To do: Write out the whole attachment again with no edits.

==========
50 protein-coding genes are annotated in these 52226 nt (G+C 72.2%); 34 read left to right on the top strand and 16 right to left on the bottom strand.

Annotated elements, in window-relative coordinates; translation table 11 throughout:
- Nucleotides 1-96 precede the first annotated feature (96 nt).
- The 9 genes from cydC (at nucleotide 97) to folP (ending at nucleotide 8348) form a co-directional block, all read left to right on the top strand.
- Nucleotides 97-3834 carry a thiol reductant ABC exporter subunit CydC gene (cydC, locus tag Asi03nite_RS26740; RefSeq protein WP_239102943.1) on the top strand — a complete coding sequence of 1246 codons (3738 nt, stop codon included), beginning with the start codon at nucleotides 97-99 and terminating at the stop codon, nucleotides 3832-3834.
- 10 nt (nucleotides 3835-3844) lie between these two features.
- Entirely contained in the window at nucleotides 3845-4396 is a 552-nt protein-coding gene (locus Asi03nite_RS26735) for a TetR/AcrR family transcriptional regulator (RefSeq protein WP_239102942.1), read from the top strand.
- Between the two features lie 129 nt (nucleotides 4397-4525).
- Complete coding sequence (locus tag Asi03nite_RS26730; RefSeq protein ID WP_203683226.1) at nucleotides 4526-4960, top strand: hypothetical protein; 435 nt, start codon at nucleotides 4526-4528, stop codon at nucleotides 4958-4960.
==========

50 protein-coding genes are annotated in these 52226 nt (G+C 72.2%); 34 read left to right on the top strand and 16 right to left on the bottom strand.

Annotated elements, in window-relative coordinates; translation table 11 throughout:
- Nucleotides 1-96 precede the first annotated feature (96 nt).
- The 9 genes from cydC (at nucleotide 97) to folP (ending at nucleotide 8348) form a co-directional block, all read left to right on the top strand.
- Nucleotides 97-3834 carry a thiol reductant ABC exporter subunit CydC gene (cydC, locus tag Asi03nite_RS26740; RefSeq protein WP_239102943.1) on the top strand — a complete coding sequence of 1246 codons (3738 nt, stop codon included), beginning with the start codon at nucleotides 97-99 and terminating at the stop codon, nucleotides 3832-3834.
- 10 nt (nucleotides 3835-3844) lie between these two features.
- Entirely contained in the window at nucleotides 3845-4396 is a 552-nt protein-coding gene (locus Asi03nite_RS26735) for a TetR/AcrR family transcriptional regulator (RefSeq protein WP_239102942.1), read from the top strand.
- Between the two features lie 129 nt (nucleotides 4397-4525).
- Complete coding sequence (locus tag Asi03nite_RS26730; RefSeq protein ID WP_203683226.1) at nucleotides 4526-4960, top strand: hypothetical protein; 435 nt, start codon at nucleotides 4526-4528, stop codon at nucleotides 4958-4960.